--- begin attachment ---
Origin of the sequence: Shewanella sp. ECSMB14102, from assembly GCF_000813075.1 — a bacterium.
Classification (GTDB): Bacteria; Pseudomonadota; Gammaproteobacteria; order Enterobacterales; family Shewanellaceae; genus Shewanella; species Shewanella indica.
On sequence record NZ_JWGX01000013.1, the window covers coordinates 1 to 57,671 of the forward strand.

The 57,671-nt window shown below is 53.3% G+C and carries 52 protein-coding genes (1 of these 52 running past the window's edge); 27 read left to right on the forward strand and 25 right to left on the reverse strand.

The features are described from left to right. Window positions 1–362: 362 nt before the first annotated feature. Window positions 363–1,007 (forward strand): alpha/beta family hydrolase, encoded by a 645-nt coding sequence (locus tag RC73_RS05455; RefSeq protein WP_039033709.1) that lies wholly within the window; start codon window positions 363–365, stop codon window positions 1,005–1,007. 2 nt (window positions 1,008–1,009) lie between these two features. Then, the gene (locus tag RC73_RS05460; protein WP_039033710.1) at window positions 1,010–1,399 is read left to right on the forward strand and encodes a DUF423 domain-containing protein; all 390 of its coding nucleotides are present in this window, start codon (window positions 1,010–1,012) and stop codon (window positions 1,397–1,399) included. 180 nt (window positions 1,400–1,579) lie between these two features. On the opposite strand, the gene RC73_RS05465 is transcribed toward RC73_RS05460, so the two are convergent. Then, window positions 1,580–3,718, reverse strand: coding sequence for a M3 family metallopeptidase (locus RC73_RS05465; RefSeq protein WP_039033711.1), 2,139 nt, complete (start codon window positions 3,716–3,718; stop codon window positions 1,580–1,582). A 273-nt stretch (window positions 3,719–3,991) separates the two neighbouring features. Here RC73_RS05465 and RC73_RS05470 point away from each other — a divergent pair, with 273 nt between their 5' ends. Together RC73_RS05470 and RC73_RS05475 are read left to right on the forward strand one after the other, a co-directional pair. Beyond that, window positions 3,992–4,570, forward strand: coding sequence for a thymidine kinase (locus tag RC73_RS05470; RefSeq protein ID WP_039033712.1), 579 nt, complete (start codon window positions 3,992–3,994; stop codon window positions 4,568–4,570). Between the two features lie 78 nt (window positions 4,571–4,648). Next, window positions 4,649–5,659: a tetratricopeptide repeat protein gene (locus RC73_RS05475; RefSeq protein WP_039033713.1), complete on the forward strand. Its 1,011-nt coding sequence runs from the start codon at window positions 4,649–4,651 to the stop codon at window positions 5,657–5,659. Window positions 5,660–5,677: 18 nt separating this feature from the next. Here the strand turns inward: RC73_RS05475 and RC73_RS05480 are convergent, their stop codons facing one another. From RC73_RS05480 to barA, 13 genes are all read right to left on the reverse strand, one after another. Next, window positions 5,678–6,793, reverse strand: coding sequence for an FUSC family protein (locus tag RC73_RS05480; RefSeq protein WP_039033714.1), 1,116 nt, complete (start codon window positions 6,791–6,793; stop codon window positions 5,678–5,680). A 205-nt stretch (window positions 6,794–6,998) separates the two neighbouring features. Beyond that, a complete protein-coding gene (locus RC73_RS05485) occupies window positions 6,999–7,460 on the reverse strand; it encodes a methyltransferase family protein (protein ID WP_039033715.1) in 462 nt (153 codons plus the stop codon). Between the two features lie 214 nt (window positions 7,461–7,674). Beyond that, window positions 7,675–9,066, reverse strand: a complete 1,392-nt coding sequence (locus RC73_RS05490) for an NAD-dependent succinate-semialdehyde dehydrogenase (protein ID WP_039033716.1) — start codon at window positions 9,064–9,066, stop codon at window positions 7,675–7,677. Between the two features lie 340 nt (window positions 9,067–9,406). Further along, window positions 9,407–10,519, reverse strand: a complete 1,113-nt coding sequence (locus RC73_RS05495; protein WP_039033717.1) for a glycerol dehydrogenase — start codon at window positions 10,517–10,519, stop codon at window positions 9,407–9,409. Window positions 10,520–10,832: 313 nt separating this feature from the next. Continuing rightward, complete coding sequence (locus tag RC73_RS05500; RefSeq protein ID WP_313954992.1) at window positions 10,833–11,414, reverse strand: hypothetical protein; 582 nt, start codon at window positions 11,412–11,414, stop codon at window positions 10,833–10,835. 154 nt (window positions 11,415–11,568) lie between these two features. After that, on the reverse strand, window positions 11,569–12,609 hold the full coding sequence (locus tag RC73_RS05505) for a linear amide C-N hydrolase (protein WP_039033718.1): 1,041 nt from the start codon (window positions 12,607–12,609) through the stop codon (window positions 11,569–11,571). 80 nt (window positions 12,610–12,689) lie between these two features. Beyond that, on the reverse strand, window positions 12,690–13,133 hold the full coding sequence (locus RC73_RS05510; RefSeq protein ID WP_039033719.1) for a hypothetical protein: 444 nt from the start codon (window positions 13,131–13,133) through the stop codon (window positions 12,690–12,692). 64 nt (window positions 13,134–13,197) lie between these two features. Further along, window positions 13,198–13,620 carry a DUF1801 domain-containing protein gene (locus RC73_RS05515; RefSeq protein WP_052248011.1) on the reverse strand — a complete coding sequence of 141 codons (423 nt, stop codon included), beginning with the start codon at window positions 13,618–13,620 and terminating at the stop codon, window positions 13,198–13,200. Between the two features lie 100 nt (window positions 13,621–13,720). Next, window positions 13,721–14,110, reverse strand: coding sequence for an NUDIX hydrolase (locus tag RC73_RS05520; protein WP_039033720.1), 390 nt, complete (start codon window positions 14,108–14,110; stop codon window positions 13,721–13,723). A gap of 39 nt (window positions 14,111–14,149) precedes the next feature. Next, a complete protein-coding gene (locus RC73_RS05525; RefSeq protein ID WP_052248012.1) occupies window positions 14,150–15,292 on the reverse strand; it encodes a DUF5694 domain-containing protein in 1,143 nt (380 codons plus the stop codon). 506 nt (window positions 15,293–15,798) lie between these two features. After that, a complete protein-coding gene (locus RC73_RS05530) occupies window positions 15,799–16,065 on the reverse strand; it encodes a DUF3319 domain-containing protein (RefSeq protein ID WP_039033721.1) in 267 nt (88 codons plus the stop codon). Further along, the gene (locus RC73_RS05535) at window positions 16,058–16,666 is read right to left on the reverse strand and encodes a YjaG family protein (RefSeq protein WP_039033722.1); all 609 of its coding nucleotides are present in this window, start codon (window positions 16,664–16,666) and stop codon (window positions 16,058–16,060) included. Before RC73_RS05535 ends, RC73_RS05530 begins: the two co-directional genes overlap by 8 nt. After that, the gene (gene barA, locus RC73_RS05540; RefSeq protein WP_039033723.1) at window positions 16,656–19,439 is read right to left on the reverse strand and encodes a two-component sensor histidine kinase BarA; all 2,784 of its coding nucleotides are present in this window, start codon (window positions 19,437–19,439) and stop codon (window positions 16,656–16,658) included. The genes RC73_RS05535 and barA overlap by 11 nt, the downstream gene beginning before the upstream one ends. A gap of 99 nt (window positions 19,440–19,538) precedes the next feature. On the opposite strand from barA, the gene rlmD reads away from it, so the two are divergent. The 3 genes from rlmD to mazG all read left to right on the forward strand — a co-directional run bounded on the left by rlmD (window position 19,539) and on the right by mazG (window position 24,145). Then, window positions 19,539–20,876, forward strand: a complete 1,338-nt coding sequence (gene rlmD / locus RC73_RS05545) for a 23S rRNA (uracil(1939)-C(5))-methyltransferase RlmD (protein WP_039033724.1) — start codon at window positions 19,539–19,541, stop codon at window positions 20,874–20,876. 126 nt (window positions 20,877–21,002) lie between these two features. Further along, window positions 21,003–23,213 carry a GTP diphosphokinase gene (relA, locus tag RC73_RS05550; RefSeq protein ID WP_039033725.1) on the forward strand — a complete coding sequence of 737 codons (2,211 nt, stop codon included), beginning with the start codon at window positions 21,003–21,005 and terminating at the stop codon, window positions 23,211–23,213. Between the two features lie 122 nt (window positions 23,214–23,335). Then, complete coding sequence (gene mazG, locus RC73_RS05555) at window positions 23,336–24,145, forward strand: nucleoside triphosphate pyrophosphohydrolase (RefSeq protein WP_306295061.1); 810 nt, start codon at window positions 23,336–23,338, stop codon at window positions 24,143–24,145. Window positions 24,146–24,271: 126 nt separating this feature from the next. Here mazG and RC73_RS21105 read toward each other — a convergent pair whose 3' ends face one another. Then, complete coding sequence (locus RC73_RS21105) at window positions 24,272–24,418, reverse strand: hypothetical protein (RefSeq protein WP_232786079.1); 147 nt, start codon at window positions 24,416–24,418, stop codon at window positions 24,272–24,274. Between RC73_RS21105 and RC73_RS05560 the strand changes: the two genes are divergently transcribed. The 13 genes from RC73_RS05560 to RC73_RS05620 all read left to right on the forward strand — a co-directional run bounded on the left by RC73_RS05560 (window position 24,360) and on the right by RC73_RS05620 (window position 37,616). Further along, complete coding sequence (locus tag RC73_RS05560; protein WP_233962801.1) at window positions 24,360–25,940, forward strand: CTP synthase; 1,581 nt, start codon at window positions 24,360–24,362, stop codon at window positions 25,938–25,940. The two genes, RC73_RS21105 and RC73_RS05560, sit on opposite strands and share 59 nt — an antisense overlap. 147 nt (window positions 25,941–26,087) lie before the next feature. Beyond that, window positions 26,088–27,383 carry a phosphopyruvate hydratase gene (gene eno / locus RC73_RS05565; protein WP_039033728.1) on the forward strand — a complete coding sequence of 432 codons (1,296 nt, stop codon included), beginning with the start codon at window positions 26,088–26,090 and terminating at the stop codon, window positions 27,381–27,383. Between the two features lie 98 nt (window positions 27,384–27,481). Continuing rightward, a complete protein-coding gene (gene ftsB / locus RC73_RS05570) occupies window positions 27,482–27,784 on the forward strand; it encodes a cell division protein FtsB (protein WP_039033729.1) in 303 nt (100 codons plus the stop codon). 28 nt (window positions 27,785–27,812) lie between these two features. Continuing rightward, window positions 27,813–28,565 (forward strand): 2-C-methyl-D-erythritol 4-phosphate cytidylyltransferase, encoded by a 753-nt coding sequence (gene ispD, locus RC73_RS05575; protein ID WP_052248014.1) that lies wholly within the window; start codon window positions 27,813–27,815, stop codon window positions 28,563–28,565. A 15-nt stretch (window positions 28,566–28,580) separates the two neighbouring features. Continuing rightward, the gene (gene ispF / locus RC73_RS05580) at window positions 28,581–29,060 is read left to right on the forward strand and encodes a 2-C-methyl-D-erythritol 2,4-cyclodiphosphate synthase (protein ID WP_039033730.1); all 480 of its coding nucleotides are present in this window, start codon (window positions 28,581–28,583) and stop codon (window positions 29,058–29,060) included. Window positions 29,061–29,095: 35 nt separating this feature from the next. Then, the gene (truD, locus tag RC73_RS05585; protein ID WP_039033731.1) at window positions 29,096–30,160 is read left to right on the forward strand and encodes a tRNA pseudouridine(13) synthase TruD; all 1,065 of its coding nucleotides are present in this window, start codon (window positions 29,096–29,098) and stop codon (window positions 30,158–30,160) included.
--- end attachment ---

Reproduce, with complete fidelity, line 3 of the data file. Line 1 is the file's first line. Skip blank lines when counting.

On sequence record NZ_JWGX01000013.1, the window covers coordinates 1 to 57,671 of the forward strand.